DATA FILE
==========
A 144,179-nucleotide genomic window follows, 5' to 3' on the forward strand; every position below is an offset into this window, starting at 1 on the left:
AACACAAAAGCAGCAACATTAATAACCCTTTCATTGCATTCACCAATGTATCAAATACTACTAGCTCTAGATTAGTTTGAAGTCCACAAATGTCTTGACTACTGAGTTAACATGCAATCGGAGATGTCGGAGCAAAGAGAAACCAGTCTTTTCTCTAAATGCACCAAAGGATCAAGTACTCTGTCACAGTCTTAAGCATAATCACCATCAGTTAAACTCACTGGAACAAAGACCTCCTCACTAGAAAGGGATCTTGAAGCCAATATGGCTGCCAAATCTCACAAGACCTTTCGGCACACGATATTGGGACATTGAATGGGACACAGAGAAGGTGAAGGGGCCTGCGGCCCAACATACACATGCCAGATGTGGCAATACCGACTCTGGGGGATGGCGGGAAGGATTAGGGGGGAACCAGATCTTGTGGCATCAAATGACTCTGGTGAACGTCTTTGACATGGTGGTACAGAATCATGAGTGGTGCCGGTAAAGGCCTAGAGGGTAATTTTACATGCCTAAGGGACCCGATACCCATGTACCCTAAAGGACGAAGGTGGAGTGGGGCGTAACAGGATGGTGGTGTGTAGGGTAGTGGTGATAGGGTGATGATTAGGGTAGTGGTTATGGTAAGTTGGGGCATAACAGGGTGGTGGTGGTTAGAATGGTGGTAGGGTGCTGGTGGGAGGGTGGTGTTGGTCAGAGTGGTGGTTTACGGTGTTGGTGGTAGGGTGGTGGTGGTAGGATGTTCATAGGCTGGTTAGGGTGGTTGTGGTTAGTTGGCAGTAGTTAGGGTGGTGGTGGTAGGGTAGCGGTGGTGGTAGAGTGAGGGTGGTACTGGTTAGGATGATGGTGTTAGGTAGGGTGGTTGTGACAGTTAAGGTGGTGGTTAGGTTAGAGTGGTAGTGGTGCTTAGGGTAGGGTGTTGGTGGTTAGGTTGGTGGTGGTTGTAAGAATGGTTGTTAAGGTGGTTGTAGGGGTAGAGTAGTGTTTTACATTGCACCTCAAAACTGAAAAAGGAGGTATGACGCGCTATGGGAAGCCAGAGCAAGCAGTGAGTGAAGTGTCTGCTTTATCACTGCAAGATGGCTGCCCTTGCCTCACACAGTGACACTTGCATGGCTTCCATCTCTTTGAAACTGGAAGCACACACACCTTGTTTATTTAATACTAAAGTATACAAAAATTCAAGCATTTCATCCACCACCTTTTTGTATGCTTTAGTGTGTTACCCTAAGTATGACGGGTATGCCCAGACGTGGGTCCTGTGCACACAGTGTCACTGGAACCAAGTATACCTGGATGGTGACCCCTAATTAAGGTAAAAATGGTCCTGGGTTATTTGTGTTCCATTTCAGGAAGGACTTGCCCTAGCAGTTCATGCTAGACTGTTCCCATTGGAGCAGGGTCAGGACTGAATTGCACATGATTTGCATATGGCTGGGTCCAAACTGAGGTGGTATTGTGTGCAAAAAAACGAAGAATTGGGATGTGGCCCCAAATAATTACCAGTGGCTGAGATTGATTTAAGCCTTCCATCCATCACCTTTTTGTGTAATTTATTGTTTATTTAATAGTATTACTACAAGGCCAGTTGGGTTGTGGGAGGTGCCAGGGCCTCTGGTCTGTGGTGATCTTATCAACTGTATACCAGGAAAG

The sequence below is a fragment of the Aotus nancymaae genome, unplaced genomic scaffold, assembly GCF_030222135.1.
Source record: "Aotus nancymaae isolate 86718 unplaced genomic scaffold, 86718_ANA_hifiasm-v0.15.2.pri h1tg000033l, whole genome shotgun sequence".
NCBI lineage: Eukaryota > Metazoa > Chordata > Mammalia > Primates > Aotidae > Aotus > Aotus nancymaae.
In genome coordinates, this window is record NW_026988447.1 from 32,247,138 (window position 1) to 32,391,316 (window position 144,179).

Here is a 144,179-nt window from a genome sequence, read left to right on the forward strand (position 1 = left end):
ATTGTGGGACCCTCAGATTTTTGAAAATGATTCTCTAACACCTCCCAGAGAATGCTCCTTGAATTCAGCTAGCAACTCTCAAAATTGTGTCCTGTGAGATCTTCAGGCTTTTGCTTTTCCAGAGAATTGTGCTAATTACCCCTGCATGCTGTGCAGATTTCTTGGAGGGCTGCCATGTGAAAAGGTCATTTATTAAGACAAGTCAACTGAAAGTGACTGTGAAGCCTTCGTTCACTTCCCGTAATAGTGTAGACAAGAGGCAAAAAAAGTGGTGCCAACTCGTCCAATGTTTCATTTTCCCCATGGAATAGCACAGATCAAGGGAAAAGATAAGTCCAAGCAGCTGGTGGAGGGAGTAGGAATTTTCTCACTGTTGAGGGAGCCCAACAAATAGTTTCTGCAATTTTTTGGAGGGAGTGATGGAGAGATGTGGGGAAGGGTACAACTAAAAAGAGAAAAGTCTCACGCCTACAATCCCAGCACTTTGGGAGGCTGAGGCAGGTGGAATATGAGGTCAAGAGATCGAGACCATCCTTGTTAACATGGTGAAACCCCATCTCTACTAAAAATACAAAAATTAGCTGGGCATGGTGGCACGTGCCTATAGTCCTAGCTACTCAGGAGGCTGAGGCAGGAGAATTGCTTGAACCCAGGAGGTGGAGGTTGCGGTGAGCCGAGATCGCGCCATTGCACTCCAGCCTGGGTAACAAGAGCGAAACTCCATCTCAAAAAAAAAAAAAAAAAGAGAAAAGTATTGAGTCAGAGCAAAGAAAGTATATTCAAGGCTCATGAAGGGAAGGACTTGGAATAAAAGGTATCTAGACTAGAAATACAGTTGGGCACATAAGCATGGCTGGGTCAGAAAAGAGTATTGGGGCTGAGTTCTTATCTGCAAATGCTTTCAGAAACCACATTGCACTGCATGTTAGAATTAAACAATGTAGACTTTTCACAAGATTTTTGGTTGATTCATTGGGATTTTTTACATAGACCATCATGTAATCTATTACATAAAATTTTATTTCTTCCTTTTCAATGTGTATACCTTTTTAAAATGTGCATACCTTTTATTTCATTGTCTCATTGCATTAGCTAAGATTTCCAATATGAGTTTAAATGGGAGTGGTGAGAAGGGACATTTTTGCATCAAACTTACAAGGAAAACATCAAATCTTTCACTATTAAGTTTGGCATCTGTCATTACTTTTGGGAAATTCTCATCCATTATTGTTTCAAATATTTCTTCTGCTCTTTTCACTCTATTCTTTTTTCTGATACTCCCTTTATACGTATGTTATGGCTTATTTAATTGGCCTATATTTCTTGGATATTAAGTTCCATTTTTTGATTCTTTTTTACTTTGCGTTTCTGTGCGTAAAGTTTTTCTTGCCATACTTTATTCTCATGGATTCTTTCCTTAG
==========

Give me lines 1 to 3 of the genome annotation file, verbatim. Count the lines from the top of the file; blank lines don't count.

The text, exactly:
A 144,179-nucleotide genomic window follows, 5' to 3' on the forward strand; every position below is an offset into this window, starting at 1 on the left:
AACACAAAAGCAGCAACATTAATAACCCTTTCATTGCATTCACCAATGTATCAAATACTACTAGCTCTAGATTAGTTTGAAGTCCACAAATGTCTTGACTACTGAGTTAACATGCAATCGGAGATGTCGGAGCAAAGAGAAACCAGTCTTTTCTCTAAATGCACCAAAGGATCAAGTACTCTGTCACAGTCTTAAGCATAATCACCATCAGTTAAACTCACTGGAACAAAGACCTCCTCACTAGAAAGGGATCTTGAAGCCAATATGGCTGCCAAATCTCACAAGACCTTTCGGCACACGATATTGGGACATTGAATGGGACACAGAGAAGGTGAAGGGGCCTGCGGCCCAACATACACATGCCAGATGTGGCAATACCGACTCTGGGGGATGGCGGGAAGGATTAGGGGGGAACCAGATCTTGTGGCATCAAATGACTCTGGTGAACGTCTTTGACATGGTGGTACAGAATCATGAGTGGTGCCGGTAAAGGCCTAGAGGGTAATTTTACATGCCTAAGGGACCCGATACCCATGTACCCTAAAGGACGAAGGTGGAGTGGGGCGTAACAGGATGGTGGTGTGTAGGGTAGTGGTGATAGGGTGATGATTAGGGTAGTGGTTATGGTAAGTTGGGGCATAACAGGGTGGTGGTGGTTAGAATGGTGGTAGGGTGCTGGTGGGAGGGTGGTGTTGGTCAGAGTGGTGGTTTACGGTGTTGGTGGTAGGGTGGTGGTGGTAGGATGTTCATAGGCTGGTTAGGGTGGTTGTGGTTAGTTGGCAGTAGTTAGGGTGGTGGTGGTAGGGTAGCGGTGGTGGTAGAGTGAGGGTGGTACTGGTTAGGATGATGGTGTTAGGTAGGGTGGTTGTGACAGTTAAGGTGGTGGTTAGGTTAGAGTGGTAGTGGTGCTTAGGGTAGGGTGTTGGTGGTTAGGTTGGTGGTGGTTGTAAGAATGGTTGTTAAGGTGGTTGTAGGGGTAGAGTAGTGTTTTACATTGCACCTCAAAACTGAAAAAGGAGGTATGACGCGCTATGGGAAGCCAGAGCAAGCAGTGAGTGAAGTGTCTGCTTTATCACTGCAAGATGGCTGCCCTTGCCTCACACAGTGACACTTGCATGGCTTCCATCTCTTTGAAACTGGAAGCACACACACCTTGTTTATTTAATACTAAAGTATACAAAAATTCAAGCATTTCATCCACCACCTTTTTGTATGCTTTAGTGTGTTACCCTAAGTATGACGGGTATGCCCAGACGTGGGTCCTGTGCACACAGTGTCACTGGAACCAAGTATACCTGGATGGTGACCCCTAATTAAGGTAAAAATGGTCCTGGGTTATTTGTGTTCCATTTCAGGAAGGACTTGCCCTAGCAGTTCATGCTAGACTGTTCCCATTGGAGCAGGGTCAGGACTGAATTGCACATGATTTGCATATGGCTGGGTCCAAACTGAGGTGGTATTGTGTGCAAAAAAACGAAGAATTGGGATGTGGCCCCAAATAATTACCAGTGGCTGAGATTGATTTAAGCCTTCCATCCATCACCTTTTTGTGTAATTTATTGTTTATTTAATAGTATTACTACAAGGCCAGTTGGGTTGTGGGAGGTGCCAGGGCCTCTGGTCTGTGGTGATCTTATCAACTGTATACCAGGAAAG

The sequence below is a fragment of the Aotus nancymaae genome, unplaced genomic scaffold, assembly GCF_030222135.1.